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Out with the same old same old, Gary tosses formalities

Photo caption: ADVISORY BOARD MEMBERS Mike Suggs, left, and Vanessa Allen-McCloud, center, with Robert Lee, GCSC Athletic Director.

Balloons decorated tables and buffet lines welcomed guests to the Career Center for a recent “Meet and Greet” of the Gary Community School Corporation’s new Advisory Board.

Emergency Manager Mike Raisor said he wanted to try something new, instead of the usual setup of the board seated panel-style facing an audience seated in rows of chairs in the Career Center’s cafeteria.

After a brief introduction, Raisor and the board mingled with guests loosened up by finger foods, beverages, and desserts. “We can talk about anything you like,” Raisor encouraged.

The school district is still under state control and day-to-day management by MGT Consulting Group. Raisor, a MGT vice president, replaced Paige McNulty in May as the district’s new manager.

The new Advisory Board took office July 1. The five member board was appointed. Gary’s mayor and city council, each, had 1 selection. The mayor’s appointee, Akilia McCain had also served on the board when it was an elected position. Vanessa Allen-McCloud, executive director of the Urban League of Northwest Indiana, is the city council’s appointee.

The remaining three members are appointees of the Indiana Secretary of Education. Advisory Board President is Michael Suggs, a former NIPSCO employee and former Thea Bowman Leadership Academy school board president. Danita Johnson, executive director of Edgewater Health and Attorney Shontrai Irving are the remaining state appointees.

Now that the district’s finances are in shape and state control is scheduled to end in July 2024, Raisor said the focus will be on academics.

Taking cues from 2023 ILearn and IREAD results that show low mastery of English/Language Arts, math, and reading skills for the district’s elementary and middle school students, Raisor said, “We are focusing on the science of reading to boost our IREAD scores.” IREAD assesses third grade students reading skills.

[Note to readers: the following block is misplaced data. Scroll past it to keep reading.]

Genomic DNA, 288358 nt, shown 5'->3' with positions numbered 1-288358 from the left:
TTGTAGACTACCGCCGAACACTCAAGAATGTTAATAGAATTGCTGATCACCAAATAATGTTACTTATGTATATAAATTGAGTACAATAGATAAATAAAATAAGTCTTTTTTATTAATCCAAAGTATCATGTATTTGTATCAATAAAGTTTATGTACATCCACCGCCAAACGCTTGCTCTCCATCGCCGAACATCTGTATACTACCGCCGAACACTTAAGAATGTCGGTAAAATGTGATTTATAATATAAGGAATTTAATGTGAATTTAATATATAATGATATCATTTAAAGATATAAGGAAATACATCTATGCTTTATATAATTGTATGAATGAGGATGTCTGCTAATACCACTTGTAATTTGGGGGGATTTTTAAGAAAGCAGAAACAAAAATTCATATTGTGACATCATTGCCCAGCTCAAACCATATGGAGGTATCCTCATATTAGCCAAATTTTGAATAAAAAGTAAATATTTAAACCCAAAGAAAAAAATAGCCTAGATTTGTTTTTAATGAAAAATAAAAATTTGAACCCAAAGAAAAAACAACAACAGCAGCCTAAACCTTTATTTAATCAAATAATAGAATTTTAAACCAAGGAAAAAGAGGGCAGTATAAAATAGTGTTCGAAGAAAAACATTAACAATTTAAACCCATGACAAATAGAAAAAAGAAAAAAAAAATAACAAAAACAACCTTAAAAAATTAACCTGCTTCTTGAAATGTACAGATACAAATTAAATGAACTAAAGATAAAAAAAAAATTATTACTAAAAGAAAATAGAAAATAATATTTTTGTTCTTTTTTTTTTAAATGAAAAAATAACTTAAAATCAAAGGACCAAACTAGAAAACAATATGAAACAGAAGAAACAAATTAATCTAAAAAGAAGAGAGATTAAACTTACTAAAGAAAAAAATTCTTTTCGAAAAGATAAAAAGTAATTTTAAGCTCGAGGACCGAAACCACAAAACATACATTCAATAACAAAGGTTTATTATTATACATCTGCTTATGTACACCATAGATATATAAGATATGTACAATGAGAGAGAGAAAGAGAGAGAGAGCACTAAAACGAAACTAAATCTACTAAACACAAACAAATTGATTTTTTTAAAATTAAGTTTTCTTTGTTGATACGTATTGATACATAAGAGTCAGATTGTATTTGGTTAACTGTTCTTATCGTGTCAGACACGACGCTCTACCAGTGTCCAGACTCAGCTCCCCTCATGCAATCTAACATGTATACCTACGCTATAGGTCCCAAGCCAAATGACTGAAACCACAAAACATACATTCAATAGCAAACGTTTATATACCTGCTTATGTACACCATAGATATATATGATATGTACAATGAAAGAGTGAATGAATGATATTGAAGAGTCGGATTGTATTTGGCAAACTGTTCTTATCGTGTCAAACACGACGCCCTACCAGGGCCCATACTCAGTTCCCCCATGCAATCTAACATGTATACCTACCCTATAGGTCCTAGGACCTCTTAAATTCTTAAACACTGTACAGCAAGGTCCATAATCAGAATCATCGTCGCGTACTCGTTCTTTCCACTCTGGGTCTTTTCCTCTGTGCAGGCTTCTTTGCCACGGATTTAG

The “science of reading” includes a return to using phonics to teach reading, focusing on syllables — the building blocks of words. To form words and read, students must learn those syllables have sounds, spellings, and meanings.

In 2023, Indiana joined states nationwide that have passed legislation requiring schools to adopt the science of reading as part of their curriculum. Indiana’s law also requires teachers licensed after June 2025 to teach a content area involving literacy instruction in prekindergarten through fifth grade must earn a new literacy endorsement to prove they are proficient in the science of reading standards.

“For ILearn, we put together a task force of instructional coaches, teachers, and administrators to attack this as a district,” Raisor said. “When you have 5 elementary schools like we do, that’s a good number to work together. That’s what we’ll do this year, work together.” ILearn is an assessment of grades 3 through 8 on English/Language Arts, math, science, and social studies. The district’s 5 elementary and 2 middle schools were tested.

There were some great things and bumps at some schools, Raisor said, that could be implemented across the district. “For too long, we let individual schools do their own thing.”

Now that the district has a school board, academics will be on the agenda at each public monthly meeting, starting in September. At those meetings, Raisor said, “We’ll go in depth on our work in classroom instruction and curriculum.”

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